Less than two years ago, amid Cyprus' worst economic crisis in decades, a charity shop run by the Orthodox Church in the heart of medieval Nicosia was awash with jobless people looking for free food.

Now, demand has dropped off to the point where Church authorities are considering shutting it down. At last check, some 120 families were using the shop, a far cry from 2,500 in July, 2014, said its manager Panayiotis Panayiotou.

"The shop has run its course," he said. "The need for it is no longer that great."

After emerging from a three-year, multi-billion euro rescue program, Cyprus boasts one of the highest economic growth rates among the 19 eurozone countries — an annual rate of 2.7 percent in the first quarter.

Finance Minister Harris Georgiades says Cyprus turned its economy around by aggressively slashing costs but also by avoiding piling on new taxes that would weigh ordinary folks down and put a serious damper on growth.

"We didn't raise taxes that would burden an already strained economy," he told The Associated Press in an interview. "We found spending cuts that weren't detrimental to economic activity."

Cyprus was on the brink of bankruptcy in March, 2013, after a banking crisis overwhelmed state coffers, which were already strained by years of huge budget deficits and government overspending on the massive public sector.

Cyprus' 10 billion euro (now $11.2 billion) rescue deal from its European Union partners and the International Monetary Fund came with the kinds of strings attached that sent shockwaves across the 28-member bloc and beyond. Unsecured deposits in the country's largest lender were seized to buttress a teetering banking sector, while the second largest lender was forced to shut its doors with savers seeing their money evaporating except for a protected 100,000 euros.

The shock was immense: to prevent a run on banks, Cypriot authorities immediately imposed controls on money transfers that were only fully lifted a couple of years later, after the banking sector was thoroughly restructured.

"This has enabled the banking sector to heal to a large extent, to regain the trust and confidence of depositors and investors," said Georgiades.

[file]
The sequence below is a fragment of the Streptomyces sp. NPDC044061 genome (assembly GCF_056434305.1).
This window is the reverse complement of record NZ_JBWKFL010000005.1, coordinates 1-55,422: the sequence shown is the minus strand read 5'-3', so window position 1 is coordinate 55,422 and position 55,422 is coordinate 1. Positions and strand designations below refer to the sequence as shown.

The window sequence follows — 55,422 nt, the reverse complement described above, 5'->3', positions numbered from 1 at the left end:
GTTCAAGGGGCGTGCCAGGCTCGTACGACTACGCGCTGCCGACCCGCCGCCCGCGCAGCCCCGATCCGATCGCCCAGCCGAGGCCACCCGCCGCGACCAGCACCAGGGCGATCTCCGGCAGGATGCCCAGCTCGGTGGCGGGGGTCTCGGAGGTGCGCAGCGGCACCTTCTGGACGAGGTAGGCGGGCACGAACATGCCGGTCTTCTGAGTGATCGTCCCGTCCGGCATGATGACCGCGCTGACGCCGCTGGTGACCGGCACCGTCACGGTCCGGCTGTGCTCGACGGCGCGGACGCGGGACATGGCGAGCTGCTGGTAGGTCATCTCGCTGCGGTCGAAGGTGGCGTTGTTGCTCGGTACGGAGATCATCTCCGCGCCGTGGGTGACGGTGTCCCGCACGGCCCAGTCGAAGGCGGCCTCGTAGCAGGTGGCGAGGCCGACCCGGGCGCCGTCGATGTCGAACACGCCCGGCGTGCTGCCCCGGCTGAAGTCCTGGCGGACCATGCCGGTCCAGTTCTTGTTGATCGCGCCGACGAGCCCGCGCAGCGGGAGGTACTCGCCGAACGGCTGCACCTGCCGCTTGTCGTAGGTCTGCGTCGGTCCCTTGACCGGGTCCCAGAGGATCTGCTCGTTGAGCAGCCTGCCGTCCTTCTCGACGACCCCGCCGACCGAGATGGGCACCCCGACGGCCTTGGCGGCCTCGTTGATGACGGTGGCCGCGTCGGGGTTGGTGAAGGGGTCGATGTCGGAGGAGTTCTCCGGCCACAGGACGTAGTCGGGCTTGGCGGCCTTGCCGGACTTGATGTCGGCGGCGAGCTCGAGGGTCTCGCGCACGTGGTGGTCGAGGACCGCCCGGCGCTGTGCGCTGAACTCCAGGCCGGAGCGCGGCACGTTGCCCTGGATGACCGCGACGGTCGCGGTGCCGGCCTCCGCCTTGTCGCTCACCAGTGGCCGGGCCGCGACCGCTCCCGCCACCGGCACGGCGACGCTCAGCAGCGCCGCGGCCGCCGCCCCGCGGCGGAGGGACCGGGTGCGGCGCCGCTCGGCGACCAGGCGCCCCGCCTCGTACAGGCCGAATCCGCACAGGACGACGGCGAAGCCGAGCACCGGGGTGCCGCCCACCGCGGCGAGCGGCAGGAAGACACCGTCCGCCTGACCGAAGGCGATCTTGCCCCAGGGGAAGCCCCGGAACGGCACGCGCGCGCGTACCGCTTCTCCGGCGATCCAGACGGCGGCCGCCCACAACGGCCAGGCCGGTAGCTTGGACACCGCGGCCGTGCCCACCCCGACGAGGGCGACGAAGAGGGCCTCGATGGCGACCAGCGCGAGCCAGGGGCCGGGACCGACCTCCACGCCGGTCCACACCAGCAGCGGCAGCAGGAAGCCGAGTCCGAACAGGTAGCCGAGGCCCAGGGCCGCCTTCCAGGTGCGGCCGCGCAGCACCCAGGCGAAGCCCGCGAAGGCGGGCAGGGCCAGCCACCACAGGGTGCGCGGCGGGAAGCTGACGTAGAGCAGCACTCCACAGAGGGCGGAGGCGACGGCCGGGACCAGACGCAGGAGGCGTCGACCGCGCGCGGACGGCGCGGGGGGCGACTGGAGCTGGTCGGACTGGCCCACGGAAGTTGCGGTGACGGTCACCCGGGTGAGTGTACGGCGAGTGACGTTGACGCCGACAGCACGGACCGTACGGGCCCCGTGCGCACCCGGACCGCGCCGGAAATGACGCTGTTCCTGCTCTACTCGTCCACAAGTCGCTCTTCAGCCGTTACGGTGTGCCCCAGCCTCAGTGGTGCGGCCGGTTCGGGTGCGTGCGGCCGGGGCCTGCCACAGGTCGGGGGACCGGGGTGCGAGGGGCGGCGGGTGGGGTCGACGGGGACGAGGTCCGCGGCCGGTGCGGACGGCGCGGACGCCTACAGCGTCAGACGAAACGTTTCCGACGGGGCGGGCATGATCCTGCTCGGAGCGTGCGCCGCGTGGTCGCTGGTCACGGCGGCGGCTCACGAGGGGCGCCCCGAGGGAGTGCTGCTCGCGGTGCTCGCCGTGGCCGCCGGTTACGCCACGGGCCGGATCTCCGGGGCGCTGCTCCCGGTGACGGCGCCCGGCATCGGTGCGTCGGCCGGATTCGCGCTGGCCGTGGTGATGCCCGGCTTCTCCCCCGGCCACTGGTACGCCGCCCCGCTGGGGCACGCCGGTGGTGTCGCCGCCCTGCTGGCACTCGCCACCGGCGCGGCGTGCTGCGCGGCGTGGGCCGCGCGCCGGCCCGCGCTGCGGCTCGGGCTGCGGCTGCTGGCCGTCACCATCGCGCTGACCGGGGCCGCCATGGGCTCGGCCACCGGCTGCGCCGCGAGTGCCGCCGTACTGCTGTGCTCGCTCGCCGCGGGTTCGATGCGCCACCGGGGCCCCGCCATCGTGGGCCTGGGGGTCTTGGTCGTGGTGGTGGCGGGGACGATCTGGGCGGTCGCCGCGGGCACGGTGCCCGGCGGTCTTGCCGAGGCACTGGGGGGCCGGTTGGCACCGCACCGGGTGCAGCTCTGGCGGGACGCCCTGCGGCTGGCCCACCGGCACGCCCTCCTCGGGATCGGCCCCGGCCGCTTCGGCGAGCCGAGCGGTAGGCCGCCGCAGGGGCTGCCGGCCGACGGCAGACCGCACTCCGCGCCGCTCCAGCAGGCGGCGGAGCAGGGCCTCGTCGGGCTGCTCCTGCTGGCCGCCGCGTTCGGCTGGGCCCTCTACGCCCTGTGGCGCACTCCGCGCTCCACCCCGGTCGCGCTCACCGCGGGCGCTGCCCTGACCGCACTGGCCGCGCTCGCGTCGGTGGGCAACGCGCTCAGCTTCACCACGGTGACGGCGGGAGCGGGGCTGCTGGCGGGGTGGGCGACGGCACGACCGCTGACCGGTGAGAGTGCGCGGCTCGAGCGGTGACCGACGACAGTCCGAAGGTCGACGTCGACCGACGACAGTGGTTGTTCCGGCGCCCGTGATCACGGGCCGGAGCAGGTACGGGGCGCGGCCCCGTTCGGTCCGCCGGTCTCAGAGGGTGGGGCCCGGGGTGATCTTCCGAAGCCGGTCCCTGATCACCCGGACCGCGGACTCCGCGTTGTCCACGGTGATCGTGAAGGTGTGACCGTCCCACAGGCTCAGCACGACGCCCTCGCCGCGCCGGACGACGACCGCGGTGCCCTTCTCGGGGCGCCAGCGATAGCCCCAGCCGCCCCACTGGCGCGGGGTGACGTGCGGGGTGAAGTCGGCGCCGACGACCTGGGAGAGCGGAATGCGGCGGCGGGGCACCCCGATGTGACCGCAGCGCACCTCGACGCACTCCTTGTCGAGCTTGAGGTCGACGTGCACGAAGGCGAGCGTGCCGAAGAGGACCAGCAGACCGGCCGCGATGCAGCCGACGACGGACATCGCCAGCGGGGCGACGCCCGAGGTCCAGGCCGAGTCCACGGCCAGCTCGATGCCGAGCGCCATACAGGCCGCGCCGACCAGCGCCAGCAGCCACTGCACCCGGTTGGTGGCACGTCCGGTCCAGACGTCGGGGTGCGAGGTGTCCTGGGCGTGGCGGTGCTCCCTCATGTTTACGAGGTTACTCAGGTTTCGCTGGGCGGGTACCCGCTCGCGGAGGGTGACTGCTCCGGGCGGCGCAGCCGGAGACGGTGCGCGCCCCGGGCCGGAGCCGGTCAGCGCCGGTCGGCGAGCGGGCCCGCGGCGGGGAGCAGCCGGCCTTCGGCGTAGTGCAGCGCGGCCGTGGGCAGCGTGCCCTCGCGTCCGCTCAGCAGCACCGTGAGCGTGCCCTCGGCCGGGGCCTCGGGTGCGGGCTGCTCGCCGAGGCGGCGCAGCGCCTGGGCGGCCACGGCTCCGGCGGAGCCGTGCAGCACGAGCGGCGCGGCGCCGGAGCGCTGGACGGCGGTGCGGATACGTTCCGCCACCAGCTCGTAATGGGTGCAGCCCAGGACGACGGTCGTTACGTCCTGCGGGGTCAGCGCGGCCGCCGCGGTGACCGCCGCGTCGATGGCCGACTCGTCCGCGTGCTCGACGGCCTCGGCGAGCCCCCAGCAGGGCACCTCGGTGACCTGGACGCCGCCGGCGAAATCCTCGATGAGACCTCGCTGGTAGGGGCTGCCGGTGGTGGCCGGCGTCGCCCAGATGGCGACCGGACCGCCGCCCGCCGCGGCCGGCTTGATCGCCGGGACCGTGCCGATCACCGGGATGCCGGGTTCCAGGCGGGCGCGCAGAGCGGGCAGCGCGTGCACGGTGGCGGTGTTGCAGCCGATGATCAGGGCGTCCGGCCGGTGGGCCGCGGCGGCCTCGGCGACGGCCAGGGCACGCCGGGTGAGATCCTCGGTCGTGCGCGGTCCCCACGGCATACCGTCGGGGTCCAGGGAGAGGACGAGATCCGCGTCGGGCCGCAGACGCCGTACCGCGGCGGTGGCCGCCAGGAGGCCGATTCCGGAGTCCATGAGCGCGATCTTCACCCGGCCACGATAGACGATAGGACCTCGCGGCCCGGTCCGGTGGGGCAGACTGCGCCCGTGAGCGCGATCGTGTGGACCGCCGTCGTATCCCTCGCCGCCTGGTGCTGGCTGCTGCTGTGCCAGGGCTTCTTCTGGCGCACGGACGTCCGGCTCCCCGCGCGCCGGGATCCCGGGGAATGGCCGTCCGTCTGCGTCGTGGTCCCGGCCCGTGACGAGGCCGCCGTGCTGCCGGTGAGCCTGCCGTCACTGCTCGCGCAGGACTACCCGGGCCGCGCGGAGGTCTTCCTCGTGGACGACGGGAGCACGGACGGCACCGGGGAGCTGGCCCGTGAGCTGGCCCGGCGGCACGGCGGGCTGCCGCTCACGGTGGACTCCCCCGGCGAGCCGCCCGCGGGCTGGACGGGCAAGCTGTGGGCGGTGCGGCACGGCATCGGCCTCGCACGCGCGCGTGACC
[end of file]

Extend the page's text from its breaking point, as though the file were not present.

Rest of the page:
That's not to say that all's well. Nearly half of all loans in Cyprus are still classified as soured and authorities are still struggling with high unemployment of around 12 percent. That's down from its peak of around 16 percent a year ago but a long way off the 4 percent it enjoyed a few years ago.

"Exiting the crisis program, this second chance which we have essentially gained, does not signal a termination of the efforts," said Georgiades. "On the contrary, we shall maintain and enhance the reform momentum and strictly maintain fiscal discipline."

Critics have accused the government of working its fiscal gymnastics on the backs of the poor — essentially chopping salaries for public sector workers.

Pambis Kyritsis, head of the left-wing PEO trade union, said the government's "neo-liberal" policies coupled with the creditors' harsh terms have widened the chasm between the have and have-nots to huge proportions.

"What we see now is this bill is being paid by the workers and the poor people," Kyritsis said in an interview with the AP. "(Under) this philosophy, it's reasonable for workers to lose their income and their rights, but profits should stay stable or getting better."

Georgiades turned Kyritsis argument around to reinforce his point that there shouldn't be any let-up in the government's reform program and fiscal discipline.

"We have been in a recession since 2009 and a year of growth is not enough to do away with all the consequences that a long, protracted crisis has left behind," he said.